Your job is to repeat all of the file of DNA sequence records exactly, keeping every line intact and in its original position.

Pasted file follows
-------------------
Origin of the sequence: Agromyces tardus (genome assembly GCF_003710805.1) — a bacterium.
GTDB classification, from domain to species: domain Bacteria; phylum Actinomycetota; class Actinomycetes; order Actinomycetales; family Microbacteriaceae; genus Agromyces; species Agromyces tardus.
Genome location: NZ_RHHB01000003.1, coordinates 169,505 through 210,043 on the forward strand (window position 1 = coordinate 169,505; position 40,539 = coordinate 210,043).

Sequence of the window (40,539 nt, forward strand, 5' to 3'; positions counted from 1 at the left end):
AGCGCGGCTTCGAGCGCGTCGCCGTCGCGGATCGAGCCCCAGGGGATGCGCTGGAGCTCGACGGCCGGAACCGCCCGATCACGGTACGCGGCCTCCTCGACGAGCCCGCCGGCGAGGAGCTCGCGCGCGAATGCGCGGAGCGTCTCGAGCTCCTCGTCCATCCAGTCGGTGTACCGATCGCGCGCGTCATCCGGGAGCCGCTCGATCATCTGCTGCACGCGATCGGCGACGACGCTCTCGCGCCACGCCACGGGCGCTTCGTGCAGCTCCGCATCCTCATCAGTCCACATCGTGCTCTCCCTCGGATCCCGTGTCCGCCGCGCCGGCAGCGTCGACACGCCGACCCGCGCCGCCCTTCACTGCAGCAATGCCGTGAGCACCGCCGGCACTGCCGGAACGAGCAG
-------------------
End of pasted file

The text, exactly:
Origin of the sequence: Agromyces tardus (genome assembly GCF_003710805.1) — a bacterium.
GTDB classification, from domain to species: domain Bacteria; phylum Actinomycetota; class Actinomycetes; order Actinomycetales; family Microbacteriaceae; genus Agromyces; species Agromyces tardus.
Genome location: NZ_RHHB01000003.1, coordinates 169,505 through 210,043 on the forward strand (window position 1 = coordinate 169,505; position 40,539 = coordinate 210,043).

Sequence of the window (40,539 nt, forward strand, 5' to 3'; positions counted from 1 at the left end):
AGCGCGGCTTCGAGCGCGTCGCCGTCGCGGATCGAGCCCCAGGGGATGCGCTGGAGCTCGACGGCCGGAACCGCCCGATCACGGTACGCGGCCTCCTCGACGAGCCCGCCGGCGAGGAGCTCGCGCGCGAATGCGCGGAGCGTCTCGAGCTCCTCGTCCATCCAGTCGGTGTACCGATCGCGCGCGTCATCCGGGAGCCGCTCGATCATCTGCTGCACGCGATCGGCGACGACGCTCTCGCGCCACGCCACGGGCGCTTCGTGCAGCTCCGCATCCTCATCAGTCCACATCGTGCTCTCCCTCGGATCCCGTGTCCGCCGCGCCGGCAGCGTCGACACGCCGACCCGCGCCGCCCTTCACTGCAGCAATGCCGTGAGCACCGCCGGCACTGCCGGAACGAGCAG